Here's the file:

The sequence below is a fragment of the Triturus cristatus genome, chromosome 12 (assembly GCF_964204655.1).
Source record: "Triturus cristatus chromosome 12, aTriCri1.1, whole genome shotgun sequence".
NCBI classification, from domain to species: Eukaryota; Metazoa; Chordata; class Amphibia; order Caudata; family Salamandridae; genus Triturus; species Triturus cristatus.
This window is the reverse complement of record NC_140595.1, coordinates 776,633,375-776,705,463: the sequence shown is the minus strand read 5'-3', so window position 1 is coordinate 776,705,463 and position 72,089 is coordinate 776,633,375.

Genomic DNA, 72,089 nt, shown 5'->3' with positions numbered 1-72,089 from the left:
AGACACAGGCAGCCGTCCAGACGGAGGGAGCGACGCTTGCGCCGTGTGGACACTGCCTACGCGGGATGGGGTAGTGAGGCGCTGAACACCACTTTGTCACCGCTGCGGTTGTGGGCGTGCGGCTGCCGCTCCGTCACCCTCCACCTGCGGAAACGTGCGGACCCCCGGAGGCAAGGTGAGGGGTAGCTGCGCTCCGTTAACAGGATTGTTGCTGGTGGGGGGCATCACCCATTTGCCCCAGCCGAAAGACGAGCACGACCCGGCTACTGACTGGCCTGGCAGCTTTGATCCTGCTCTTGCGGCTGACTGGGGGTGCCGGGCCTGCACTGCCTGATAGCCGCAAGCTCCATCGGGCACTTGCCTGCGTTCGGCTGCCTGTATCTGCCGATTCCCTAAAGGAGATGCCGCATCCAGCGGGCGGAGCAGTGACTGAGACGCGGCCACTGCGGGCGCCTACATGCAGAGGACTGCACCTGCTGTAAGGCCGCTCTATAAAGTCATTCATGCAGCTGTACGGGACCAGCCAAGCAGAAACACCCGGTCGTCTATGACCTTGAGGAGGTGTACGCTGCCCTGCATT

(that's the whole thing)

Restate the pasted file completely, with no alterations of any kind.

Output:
The sequence below is a fragment of the Triturus cristatus genome, chromosome 12 (assembly GCF_964204655.1).
Source record: "Triturus cristatus chromosome 12, aTriCri1.1, whole genome shotgun sequence".
NCBI classification, from domain to species: Eukaryota; Metazoa; Chordata; class Amphibia; order Caudata; family Salamandridae; genus Triturus; species Triturus cristatus.
This window is the reverse complement of record NC_140595.1, coordinates 776,633,375-776,705,463: the sequence shown is the minus strand read 5'-3', so window position 1 is coordinate 776,705,463 and position 72,089 is coordinate 776,633,375.

Genomic DNA, 72,089 nt, shown 5'->3' with positions numbered 1-72,089 from the left:
AGACACAGGCAGCCGTCCAGACGGAGGGAGCGACGCTTGCGCCGTGTGGACACTGCCTACGCGGGATGGGGTAGTGAGGCGCTGAACACCACTTTGTCACCGCTGCGGTTGTGGGCGTGCGGCTGCCGCTCCGTCACCCTCCACCTGCGGAAACGTGCGGACCCCCGGAGGCAAGGTGAGGGGTAGCTGCGCTCCGTTAACAGGATTGTTGCTGGTGGGGGGCATCACCCATTTGCCCCAGCCGAAAGACGAGCACGACCCGGCTACTGACTGGCCTGGCAGCTTTGATCCTGCTCTTGCGGCTGACTGGGGGTGCCGGGCCTGCACTGCCTGATAGCCGCAAGCTCCATCGGGCACTTGCCTGCGTTCGGCTGCCTGTATCTGCCGATTCCCTAAAGGAGATGCCGCATCCAGCGGGCGGAGCAGTGACTGAGACGCGGCCACTGCGGGCGCCTACATGCAGAGGACTGCACCTGCTGTAAGGCCGCTCTATAAAGTCATTCATGCAGCTGTACGGGACCAGCCAAGCAGAAACACCCGGTCGTCTATGACCTTGAGGAGGTGTACGCTGCCCTGCATT